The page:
Advanced search

Improved self-harm reporting in NSW emergency departments an advance in suicide prevention

Media release: 16 February 2023

An improved system for reporting on cases of self-harm and suicide-related behaviours in NSW hospital emergency departments (EDs) has more than doubled the estimated annual number of cases identified, according to research published today.

Published online early in Public Health Research & Practice, a peer-reviewed journal of the Sax Institute, the paper found that the standard diagnostic codes used in many Australian EDs to record cases of self-harm and suicidal thoughts greatly underestimated the number of cases.

Lead author Associate Professor Grant Sara, a director in the System Information and Analytics Branch at NSW Ministry of Health and Clinical Associate Professor in Psychiatry at the University of Sydney, said the findings are an important step forward in supporting suicide prevention in Australia.

“Emergency departments are often the first point of health care for people with self-harm and suicidal thoughts. We need accurate data so that we can understand trends, plan services, and improve the care that people receive. However, ED data systems are complex. In many health systems around the world, routinely collected data underestimate this important issue,” Associate Professor Sara said.

“Self-harm is one of the strongest risk factors for suicide. Our enhanced method for detecting self-harm in ED data allows us to monitor this more accurately and provide important information to support efforts to reduce the toll of suicide in Australia.”

The researchers examined all NSW ED presentations from 2005 to 2020. They expanded the number of diagnosis codes used to identify self-harm and suicide related behaviours, including additional codes for poisoning with medications such as paracetamol, where many poisonings in adults are likely to be due to self-harm. They also searched “presenting problem” text fields entered by clinical staff in the ED, using keyword searches to identify words and phrases indicating self-harm or suicidal thoughts.

The enhanced method more than doubled the number of self-harm related ED presentations detected across the state. For the five years to 2020, it detected an estimated 51,822 suicide and self-harm-related presentations per year, compared with 21,797 using the standard method.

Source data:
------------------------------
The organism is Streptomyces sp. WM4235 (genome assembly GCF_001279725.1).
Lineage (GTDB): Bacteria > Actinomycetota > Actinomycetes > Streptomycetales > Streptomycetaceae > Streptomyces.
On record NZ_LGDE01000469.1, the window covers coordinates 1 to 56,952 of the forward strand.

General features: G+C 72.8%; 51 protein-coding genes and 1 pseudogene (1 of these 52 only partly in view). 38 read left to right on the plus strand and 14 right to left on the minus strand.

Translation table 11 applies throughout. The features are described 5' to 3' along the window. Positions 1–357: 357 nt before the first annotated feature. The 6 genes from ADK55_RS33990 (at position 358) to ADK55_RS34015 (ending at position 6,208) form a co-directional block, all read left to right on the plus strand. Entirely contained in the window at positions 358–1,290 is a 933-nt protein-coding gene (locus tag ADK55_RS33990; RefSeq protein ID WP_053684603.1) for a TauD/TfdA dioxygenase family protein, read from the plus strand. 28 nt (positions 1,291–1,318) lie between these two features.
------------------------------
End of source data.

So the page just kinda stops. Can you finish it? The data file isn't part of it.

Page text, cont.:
The new figures were validated against hospital diagnoses for presentations that resulted in hospital admission, as well as ambulance data and recent ED self-harm estimates from the US, Northern Ireland and Victoria.

The authors are continuing to work to improve methods for monitoring this issue. With the current data, it isn’t possible to distinguish the reason or intent behind each episode of self-harm. However, regardless of an individual’s intent, all people presenting to EDs following self-harm need careful assessment and suitable follow-up.

The authors note that the consistent underestimation of self-harm presentations in Australian ED data has previously prevented routine reporting on this issue, requiring reliance on important but incomplete measures such as hospital admissions to monitor trends in self-harm.

The new method has been adopted across NSW public hospitals and in regular reporting of NSW emergency department self-harm data over the past two years. NSW continues to share methods with other States and Territories to work towards building consistent national data.

The study authors note that self-harm presentations to EDs have grown steadily over the last decade and may have accelerated during the COVID-19 pandemic, particularly in teens.

Please acknowledge Public Health Research & Practice as the source for any stories.

The link to the paper on self-harm presentations in emergency departments is: https://doi. org/10.17061/phrp33012303. This link can be included in news stories

Media enquiries

Hugo Wilcken, Media Manager, Sax Institute
M: 0451 122 146   
E: [email protected]

Megan Howe, Editor, PHRP
M: 0404 466 526
E: [email protected]